Miners shocked & dissatisfied with Marikana report

Miners from Marikana are disappointed Cyril Ramaphosa & some government ministers have been exonerated.

Lonmin employee Lungisile Madwantsi watches as President Jacob Zuma releases the Marikana report on 25 June 2015. Madwantsi was injured during the August 2012 strike in Marikana. Picture: Govan Whittles/EWN.

JOHANNESBURG - The injured and arrested Marikana miners have expressed shock and disappointment that Deputy President Cyril Ramaphosa and some government ministers have been exonerated for their role in the Marikana shootings in 2012.

But National Police Commissioner Riyah Phiyega is now facing an inquiry into her fitness to hold office.

Phiyega has this morning said she's received a letter from President Jacob Zuma informing her of the action.

On Thursday night the president released the much anticipated report after mounting pressure from politicians and several organisations.

The police's conduct was criticised with the commission finding that the officers' tactical plan on 16 August 2012 was defective.

"The commission found the police operation shouldn't have taken place because of the defects in the plan."

The injured and arrested miners as well as the families of the victims had expressed in court that they needed time to be emotionally prepared.

They wanted the president to give them 48 hours' notice as there was a verbal agreement to do this in court, but this didn't happen and the Presidency announced yesterday afternoon, that the report would be released a few hours later.

The miners had been calling for Deputy President Cyril Ramaphosa to be held accountable for the 34 deaths because as a shareholder of Lonmin at the time, he had sent an email calling for action because he believed that it was more than a labour dispute and had turned into a criminal issue.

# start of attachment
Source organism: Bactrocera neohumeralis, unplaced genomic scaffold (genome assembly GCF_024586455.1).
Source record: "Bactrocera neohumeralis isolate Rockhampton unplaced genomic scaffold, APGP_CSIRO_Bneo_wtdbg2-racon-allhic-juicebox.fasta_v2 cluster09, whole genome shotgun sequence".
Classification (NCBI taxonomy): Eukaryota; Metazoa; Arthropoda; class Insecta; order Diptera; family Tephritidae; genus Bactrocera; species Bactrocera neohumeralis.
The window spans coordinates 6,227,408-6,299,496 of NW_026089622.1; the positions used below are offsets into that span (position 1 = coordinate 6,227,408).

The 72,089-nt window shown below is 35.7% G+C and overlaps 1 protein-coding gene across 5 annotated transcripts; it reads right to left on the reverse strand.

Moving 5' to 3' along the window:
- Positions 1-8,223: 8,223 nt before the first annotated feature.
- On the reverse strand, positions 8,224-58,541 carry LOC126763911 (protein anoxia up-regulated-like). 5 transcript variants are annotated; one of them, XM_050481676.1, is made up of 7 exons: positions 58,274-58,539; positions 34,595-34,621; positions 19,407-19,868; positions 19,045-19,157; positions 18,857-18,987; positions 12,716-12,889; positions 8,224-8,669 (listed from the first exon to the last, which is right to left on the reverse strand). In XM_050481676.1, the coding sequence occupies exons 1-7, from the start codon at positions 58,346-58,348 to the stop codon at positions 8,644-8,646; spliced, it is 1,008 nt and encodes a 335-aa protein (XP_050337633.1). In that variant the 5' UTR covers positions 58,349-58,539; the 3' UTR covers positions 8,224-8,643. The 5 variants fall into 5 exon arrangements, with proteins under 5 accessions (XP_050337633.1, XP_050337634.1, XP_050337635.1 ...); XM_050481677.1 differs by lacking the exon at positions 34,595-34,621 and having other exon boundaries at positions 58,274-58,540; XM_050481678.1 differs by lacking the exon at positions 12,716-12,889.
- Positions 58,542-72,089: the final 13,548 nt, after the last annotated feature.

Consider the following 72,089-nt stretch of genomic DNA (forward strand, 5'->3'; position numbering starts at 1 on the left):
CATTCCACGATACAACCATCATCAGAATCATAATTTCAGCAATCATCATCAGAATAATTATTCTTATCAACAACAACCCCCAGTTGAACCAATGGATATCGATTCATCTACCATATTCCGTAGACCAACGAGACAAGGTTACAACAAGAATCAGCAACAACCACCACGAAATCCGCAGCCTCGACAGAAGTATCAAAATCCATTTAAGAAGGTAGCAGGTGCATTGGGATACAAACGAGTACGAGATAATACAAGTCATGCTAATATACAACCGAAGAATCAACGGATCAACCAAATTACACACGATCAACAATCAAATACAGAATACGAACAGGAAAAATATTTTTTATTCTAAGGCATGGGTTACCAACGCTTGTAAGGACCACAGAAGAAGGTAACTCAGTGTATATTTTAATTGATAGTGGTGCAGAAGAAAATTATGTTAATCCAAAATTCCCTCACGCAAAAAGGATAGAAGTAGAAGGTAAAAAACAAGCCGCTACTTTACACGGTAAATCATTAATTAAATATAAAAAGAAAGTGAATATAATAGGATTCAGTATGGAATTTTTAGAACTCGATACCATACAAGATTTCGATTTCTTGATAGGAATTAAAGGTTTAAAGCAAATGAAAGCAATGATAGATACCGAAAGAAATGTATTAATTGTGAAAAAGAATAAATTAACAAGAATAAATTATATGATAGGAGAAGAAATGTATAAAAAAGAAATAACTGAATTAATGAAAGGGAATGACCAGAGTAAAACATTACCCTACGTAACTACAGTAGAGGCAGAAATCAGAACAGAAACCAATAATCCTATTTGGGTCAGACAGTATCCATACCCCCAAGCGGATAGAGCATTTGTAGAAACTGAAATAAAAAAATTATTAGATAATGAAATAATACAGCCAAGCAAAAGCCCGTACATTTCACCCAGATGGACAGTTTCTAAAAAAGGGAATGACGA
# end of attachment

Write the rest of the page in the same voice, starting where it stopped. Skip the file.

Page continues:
Attorney Andries Mkome who represents the miners says they're disappointed.

"They were hoping that people would be fingered directly so that we don't have to have another inquiry where criminal prosecutions are investigated and determination is made as to who and why must be charged."

Meanwhile, Lonmin miners have questioned why the president did not address the welfare of the widows and children of miners killed at the koppie.

Zuma made no mention of compensation for these families when he presented the report last night.

WATCH: Highlights of Marikana report.


In August 2012, 34 miners were gunned down by the police at Lonmin's Marikana mine during a labour protest.

Ten people were also killed in the days leading up to the shooting including a mineworker, strikers, two Lonmin security guards and two policemen.

WATCH: 2012 Marikana shooting.

An inquiry was established by the president to investigate if the police were justified in using lethal force.

The inquiry sat for 293 days and heard testimonies from 50 witnesses about the violence that broke out at the North West platinum mine.

To read the full Marikana report, click here.